(You’re reading today’s post while I’m starting the USAA blogger conference. Sorry, I won’t be livecasting to Facebook or Twitter every 10 minutes– I’ll be paying attention to the speakers and asking good questions! I’ll also try to have a conference wrapup post ready to go for Monday.)
A reader asks a perennially popular and critical question:
“I was just curious if there were any retirees who while on active duty were planning on not working after they left the military. Did they stuck to that plan? Or after a year or two either the money didn’t go as far as they thought or they just got bored and wanted to go back to work?
For the last couple years I’ve been saying that between my savings and my retirement that I don’t plan on working after retirement and instead will just tinker around the house, read, and generally keep myself busy. My spouse thinks I’ll get bored and that seems to be the typical response. I’m wondering if there were others out there who thought the same and once they got there realized it wasn’t all it was cracked up to be.”
Here’s the answer that I’ve developed over the years:
This is exactly why we wrote the book. “The Military Guide” may be at your local library. You can also read the first chapter free (that link downloads the PDF). Or you can read a similar (shorter) blog post.
The bogey of “But… what will I DO all day?!?” is the #3 concern of every retiree, not just us Type A military. (The top two are inflation and healthcare– but military pensions cover those issues.) The answer to your spouse’s (very legitimate) concern is that you’ll be responsible for your own entertainment. You’ll stay out of your family’s space and create your own life with them, not just through them.
The dirty little retirement secret is that it’s actually easier to let traditional corporate employment provide your structure for you. MegaCorp offers a chain of command, an OPORDER, and a Plan of the Day. All you have to do is fill in the details of a rush-hour commute, a workplace uniform, and liberty plans.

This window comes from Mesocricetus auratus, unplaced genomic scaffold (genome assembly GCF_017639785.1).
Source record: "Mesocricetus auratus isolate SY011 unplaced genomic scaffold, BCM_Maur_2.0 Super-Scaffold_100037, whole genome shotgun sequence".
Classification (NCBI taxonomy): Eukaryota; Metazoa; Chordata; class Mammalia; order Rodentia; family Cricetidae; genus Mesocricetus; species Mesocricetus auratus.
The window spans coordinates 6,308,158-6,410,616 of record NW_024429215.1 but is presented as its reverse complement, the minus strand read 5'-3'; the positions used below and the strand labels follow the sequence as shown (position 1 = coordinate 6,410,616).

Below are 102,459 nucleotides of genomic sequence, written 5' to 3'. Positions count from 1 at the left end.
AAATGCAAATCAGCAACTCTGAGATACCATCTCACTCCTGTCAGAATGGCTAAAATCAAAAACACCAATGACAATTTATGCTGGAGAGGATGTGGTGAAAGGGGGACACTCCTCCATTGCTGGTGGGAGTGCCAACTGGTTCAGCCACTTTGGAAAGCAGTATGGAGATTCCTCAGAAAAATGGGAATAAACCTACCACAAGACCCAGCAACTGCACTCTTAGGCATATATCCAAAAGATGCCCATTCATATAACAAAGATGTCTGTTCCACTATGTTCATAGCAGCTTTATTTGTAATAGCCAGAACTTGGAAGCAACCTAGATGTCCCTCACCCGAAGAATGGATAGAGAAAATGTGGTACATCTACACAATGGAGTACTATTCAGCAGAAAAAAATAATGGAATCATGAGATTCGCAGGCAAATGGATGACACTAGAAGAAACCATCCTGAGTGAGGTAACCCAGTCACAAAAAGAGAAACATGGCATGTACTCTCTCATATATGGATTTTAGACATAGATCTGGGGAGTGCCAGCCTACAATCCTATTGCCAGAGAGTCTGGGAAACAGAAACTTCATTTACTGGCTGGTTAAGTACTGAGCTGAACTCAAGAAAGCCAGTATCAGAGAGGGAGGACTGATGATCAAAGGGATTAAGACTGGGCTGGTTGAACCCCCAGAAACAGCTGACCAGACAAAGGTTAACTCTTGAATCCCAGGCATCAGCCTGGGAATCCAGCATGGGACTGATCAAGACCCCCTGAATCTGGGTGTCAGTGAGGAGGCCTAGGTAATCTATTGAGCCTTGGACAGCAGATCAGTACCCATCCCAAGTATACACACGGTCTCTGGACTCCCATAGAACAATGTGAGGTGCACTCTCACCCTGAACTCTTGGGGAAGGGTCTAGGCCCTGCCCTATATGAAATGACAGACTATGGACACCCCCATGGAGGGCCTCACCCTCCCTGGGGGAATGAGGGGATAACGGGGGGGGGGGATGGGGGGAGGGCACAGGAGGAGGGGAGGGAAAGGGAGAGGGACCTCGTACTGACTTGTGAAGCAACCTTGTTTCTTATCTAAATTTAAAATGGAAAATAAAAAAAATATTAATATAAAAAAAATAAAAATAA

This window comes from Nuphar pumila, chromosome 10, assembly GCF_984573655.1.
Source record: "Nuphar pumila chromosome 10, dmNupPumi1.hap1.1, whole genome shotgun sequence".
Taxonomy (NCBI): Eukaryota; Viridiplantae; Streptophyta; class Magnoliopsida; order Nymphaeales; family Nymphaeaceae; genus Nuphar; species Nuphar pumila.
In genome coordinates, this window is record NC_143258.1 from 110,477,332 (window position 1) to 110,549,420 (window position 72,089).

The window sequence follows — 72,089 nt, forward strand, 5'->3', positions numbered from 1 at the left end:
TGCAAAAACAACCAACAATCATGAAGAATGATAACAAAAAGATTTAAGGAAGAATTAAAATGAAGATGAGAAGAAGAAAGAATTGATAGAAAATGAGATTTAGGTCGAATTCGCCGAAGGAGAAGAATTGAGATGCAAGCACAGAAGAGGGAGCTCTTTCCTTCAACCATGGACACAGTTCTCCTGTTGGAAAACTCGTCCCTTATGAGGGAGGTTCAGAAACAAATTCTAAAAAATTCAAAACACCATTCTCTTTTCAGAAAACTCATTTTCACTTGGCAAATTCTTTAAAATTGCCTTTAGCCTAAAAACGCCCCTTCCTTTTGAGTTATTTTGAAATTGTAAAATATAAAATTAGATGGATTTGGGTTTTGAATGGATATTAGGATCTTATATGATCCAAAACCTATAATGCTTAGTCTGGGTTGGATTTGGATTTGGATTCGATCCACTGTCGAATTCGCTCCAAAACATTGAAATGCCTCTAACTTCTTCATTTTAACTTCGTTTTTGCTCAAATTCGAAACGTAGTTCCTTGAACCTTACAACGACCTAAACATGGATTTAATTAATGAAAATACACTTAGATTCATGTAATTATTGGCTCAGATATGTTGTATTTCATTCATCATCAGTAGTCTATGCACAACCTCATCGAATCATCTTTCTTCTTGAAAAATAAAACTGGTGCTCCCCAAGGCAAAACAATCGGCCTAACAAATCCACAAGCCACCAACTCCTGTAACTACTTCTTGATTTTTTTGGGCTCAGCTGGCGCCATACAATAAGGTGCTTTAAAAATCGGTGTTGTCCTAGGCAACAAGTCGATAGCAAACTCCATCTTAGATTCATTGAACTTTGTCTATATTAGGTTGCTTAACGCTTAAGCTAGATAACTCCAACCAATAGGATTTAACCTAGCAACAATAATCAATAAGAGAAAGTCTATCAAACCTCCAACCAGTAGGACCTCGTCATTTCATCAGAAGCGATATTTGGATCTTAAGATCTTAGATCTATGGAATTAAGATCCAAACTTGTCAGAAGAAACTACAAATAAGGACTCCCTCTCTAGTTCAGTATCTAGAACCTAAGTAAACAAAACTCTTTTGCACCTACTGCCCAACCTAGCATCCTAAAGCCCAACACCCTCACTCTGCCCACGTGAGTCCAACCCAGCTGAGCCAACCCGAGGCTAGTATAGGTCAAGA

However, without MegaCorp you’re still perfectly capable of filling in your own daily schedule. You’ll set your own goals, and at first you’ll aim higher & faster than you’d expect. You’ll think that you’re going to tinker, but you’ll get ambitious and renovate a bathroom. You think you’ll read but then you’ll end up posting about it to discussion boards and maybe starting a blog or a book. (Or, um, maybe both. I’m just sayin’.)
You could get fat, but you’ve seen enough of your friends & family drop dead prematurely so eventually you’ll get back on the fitness routine. You’ll go for a walk and end up training for a 10K. You could drink heavily or do recreational drugs, too, but eventually you’ll decide the long-term risks aren’t worth the short-term thrills. You’ve carried out a military career without going off the rails, and you won’t go off the rails just because you’ve retired. You may choose to wander for a while, but you won’t get lost.*
Socializing is another scary question that answers itself. You don’t have to wait all week for your (still working) friends to finish their chores so that they can come out and play.
You can find more friends– if you’re extroverted then you’ll get out & about and find new people to socialize with. Church, volunteer work, neighborhood walks, veteran’s groups, hobby groups, online discussion boards… it’ll happen faster than you expect.